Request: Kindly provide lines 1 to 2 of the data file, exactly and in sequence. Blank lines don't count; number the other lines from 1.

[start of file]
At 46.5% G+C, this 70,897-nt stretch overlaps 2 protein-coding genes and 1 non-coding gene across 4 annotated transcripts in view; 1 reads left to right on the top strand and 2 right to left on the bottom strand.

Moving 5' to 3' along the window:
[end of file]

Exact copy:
At 46.5% G+C, this 70,897-nt stretch overlaps 2 protein-coding genes and 1 non-coding gene across 4 annotated transcripts in view; 1 reads left to right on the top strand and 2 right to left on the bottom strand.

Moving 5' to 3' along the window: